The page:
agent  LWP  injected into the application by cputrack, it is
     possible for an application to  interact  with  the  counter
     context  to  achieve  some  interesting  capabilities.   See

     The processor cycle counts enabled by the -t  option  always
     apply  to both user and system modes, regardless of the set-
     tings applied to the performance counter registers.

     The output of cputrack is designed to be  readily  parseable
     by  nawk(1)  and perl(1), thereby allowing performance tools
     to be composed by embedding cputrack  in  scripts.  Alterna-
     tively,  tools  may  be  constructed directly using the same
     APIs that cputrack is built upon, using  the  facilities  of
     libcpc(3LIB) and libpctx(3LIB). See cpc(3CPC).

     Although cputrack uses performance counter context to  main-
     tain  separate performance counter values for each LWP, some
     of the  events  that  can  be  counted  will  inevitably  be
     impacted  by  other activities occurring on the system, par-
     ticularly for limited  resources  that  are  shared  between
     processes  (for example, cache miss rates). For such events,
     it  may  also  be  interesting  to  observe  overall  system
     behavior with cpustat(1M).

     For the -T interval option,  if  interval  is  specified  as
     zero,  no  periodic  sampling  is performed. The performance
     counters are only sampled when the process creates  or  des-
     troys an LWP, or it invokes fork(2), exec(2), or exit(2).

     Example 1: Using Performance Counters to Count Clock Cycles

     In this example, the utility is being used on a machine con-
     taining  an  UltraSPARC-III+ processor. The counters are set
     to count processor clock cycles and instructions  dispatched
     in user mode while running the sleep(1) command.

     example% cputrack -c pic0=Cycle_cnt,pic1=Instr_cnt sleep 10

       time lwp      event      pic0      pic1
      1.007   1       tick    765308    219233
      2.007   1       tick         0         0
      4.017   1       tick         0         0
      6.007   1       tick         0         0
      8.007   1       tick         0         0

     10.007   1       tick         0         0
     10.017   1       exit    844703    228058

     Example 2: Counting External Cache References and Misses

     This example shows more verbose output while  following  the
     fork()  and exec() of a simple shell script on an UltraSPARC
     machine. The counters are measuring the number  of  external
     cache  references and external cache misses. Notice that the
     explicit pic0 and pic1 names can be omitted where there  are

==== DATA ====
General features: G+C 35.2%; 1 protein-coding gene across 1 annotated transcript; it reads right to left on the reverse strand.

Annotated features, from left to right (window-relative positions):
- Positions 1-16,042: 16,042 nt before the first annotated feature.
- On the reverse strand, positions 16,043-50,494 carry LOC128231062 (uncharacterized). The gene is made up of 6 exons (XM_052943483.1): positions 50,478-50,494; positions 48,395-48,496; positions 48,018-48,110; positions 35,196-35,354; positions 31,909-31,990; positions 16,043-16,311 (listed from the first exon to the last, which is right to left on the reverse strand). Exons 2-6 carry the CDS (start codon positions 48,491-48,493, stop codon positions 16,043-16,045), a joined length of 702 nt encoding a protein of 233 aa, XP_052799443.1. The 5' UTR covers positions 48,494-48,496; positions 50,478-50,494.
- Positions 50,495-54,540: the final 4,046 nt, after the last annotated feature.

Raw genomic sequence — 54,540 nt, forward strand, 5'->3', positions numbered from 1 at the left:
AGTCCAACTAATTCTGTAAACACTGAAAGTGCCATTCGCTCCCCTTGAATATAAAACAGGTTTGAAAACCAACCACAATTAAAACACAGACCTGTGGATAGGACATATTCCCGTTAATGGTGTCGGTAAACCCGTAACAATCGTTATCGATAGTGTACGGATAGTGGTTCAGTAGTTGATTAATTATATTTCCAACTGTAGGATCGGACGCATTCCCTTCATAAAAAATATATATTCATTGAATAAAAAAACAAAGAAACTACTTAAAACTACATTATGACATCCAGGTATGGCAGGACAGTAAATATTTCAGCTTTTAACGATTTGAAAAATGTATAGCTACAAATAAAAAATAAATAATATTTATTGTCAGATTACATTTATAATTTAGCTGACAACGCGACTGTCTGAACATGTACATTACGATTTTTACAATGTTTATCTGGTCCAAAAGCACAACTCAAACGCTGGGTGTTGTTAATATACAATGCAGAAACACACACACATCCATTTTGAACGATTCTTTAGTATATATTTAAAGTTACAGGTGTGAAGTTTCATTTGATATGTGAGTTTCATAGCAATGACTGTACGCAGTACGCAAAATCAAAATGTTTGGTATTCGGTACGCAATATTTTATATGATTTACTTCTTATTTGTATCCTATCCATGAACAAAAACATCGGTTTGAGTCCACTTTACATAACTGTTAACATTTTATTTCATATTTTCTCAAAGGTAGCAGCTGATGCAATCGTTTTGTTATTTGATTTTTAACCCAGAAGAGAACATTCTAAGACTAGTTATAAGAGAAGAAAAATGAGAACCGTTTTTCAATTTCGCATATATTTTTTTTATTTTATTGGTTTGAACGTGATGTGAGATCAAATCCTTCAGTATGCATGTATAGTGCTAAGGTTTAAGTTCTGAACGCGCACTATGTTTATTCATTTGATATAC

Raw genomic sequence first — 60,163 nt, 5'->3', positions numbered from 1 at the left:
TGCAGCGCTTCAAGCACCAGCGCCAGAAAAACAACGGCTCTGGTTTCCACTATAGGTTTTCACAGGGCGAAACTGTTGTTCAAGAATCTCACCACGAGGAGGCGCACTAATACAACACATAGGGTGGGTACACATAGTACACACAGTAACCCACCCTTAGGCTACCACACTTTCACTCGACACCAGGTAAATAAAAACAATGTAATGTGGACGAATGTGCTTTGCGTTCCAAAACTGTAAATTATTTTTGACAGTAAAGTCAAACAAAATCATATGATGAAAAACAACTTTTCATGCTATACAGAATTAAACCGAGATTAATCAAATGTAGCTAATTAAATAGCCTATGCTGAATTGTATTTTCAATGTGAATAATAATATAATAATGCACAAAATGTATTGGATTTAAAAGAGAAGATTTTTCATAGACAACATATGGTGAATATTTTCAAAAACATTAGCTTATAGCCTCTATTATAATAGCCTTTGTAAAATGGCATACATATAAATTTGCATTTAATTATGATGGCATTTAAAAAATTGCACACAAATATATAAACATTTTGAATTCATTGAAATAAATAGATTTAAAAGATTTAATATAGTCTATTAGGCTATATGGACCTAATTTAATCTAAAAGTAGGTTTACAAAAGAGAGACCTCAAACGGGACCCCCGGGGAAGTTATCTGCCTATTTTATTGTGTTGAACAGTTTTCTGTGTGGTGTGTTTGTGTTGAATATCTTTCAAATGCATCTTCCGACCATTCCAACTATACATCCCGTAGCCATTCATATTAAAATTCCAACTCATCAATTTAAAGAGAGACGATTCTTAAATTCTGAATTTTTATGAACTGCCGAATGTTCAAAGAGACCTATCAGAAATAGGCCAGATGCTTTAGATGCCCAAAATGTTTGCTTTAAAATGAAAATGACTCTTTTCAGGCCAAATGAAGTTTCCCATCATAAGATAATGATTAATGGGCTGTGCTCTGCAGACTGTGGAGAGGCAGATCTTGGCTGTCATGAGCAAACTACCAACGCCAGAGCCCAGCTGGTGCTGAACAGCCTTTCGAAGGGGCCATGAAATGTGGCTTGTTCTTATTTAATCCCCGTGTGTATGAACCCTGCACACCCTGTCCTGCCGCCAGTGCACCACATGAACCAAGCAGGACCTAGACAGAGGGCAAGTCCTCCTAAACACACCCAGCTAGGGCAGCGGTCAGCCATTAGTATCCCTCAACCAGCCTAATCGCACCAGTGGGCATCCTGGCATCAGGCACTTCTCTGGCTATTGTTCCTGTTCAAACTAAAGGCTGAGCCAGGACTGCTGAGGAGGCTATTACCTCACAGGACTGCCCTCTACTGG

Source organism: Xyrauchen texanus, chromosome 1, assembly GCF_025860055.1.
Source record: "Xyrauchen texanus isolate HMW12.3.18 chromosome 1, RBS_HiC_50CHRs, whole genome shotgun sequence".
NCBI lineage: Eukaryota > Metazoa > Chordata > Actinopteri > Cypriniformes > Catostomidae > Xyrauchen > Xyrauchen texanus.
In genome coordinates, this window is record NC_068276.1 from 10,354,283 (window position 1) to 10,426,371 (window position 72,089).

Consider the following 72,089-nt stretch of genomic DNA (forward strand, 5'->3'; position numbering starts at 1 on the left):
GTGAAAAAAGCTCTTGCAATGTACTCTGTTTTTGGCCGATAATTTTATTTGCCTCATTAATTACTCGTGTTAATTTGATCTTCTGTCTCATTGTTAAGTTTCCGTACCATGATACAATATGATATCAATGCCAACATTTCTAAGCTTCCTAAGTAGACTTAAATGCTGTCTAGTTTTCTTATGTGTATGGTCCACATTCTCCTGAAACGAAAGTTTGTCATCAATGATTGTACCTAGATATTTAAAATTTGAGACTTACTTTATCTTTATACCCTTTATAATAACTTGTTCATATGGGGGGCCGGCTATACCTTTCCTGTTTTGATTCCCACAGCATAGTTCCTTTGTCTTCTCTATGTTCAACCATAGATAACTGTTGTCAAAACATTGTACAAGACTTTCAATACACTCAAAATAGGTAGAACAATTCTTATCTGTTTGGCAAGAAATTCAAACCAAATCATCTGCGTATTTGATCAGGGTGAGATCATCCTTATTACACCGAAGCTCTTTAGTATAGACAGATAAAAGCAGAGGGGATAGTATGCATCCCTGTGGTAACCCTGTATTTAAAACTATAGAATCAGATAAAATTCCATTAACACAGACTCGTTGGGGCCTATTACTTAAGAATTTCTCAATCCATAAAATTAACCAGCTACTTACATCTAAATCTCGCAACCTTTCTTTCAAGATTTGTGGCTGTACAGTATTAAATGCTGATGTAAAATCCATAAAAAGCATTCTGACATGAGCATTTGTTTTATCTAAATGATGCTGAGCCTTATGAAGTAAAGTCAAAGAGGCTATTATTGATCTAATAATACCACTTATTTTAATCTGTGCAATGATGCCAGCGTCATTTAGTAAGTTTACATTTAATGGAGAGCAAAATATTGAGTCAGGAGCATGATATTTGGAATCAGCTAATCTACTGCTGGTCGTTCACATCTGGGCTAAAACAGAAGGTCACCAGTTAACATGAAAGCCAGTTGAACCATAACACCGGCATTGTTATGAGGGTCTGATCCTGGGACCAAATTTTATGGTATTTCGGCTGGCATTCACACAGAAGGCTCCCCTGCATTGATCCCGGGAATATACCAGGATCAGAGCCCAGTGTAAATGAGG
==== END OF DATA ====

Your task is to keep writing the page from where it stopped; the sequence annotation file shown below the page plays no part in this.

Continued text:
no ambiguities.

     example% cputrack -fev -c EC_ref,EC_hit /bin/ulimit -c

     time    pid lwp      event      pic0      pic1
     0.007 101142   1   init_lwp    805286     20023
     0.023 101142   1       fork                     # 101143
     0.026 101143   1   init_lwp   1015382     24461
     0.029 101143   1   fini_lwp   1025546     25074
     0.029 101143   1       exec   1025546     25074
     0.000 101143   1       exec                     \
                                           # '/usr/bin/sh /usr/bin/basename\
     0.039 101143   1   init_lwp   1025546     25074
     0.050 101143   1   fini_lwp   1140482     27806
     0.050 101143   1       exec   1140482     27806
     0.000 101143   1       exec                     # '/usr/bin/expr \
        //bin/ulimit : *[^/])/*$ : .*/.*) : *)$ | //bin/ulimi'
     0.059 101143   1   init_lwp   1140482     27806
     0.075 101143   1   fini_lwp   1237647     30207
     0.075 101143   1       exit   1237647     30207
     0.081 101142   1   fini_lwp    953383     23814
     0.081 101142   1       exit    953383     23814

     Example 3: Counting Instructions

     This example shows how many instructions  were  executed  in
     the  application  and  in  the kernel to print the date on a
     Pentium III machine:

     example% cputrack -c inst_retired,inst_retired,nouser1,sys1 date

        time lwp      event      pic0      pic1
     Fri Aug 20 20:03:08 PDT 1999
       0.072   1       exit    246725    339666

     Example 4: Counting TLB Hits

     This example shows how to use processor-specific  attributes
     to count TLB hits on a Pentium 4 machine:

     example% cputrack -c ITLB_reference,emask=1 date

         time lwp      event      pic0
           Fri Aug 20 20:03:08 PDT 1999
        0.072   1       exit    246725

     By running any instance  of  the  cpustat(1M)  utility,  all
     existing performance counter context is forcibly invalidated
     across the machine. This may in turn cause  all  invocations
     of the cputrack command to exit prematurely with unspecified

     If cpustat is invoked on a system that has  CPU  performance
     counters  which  are not supported by Solaris, the following
     message appears:

     cputrack: cannot access performance counters - Operation not applicable

     This error message implies that cpc_open() has failed and is
     documented  in cpc_open(3CPC). Review this documentation for
     more information about the problem and possible solutions.

     If a short interval is requested, cputrack may not  be  able
     to  keep up with the desired sample rate. In this case, some
     samples may be dropped.

     See attributes(5) for descriptions of the  following  attri-

    |       ATTRIBUTE TYPE        |       ATTRIBUTE VALUE       |
    | Availability                | SUNWcpcu                    |
    | Interface Stability         | Evolving                    |

     nawk(1),    perl(1),    proc(1),    truss(1),    prstat(1M),
     cpustat(1M), exec(2), exit(2), fork(2), setuid(2), vfork(2),
     gethrtime(3C), strtoll(3C), cpc(3CPC),  cpc_bind_pctx(3CPC),
     cpc_enable(3CPC),        cpc_open(3CPC),       libcpc(3LIB),
     libpctx(3LIB), proc(4), attributes(5)

Man pages from Solaris 10 Update 8. See docs.sun.com and www.oracle.com for further documentation and Solaris information.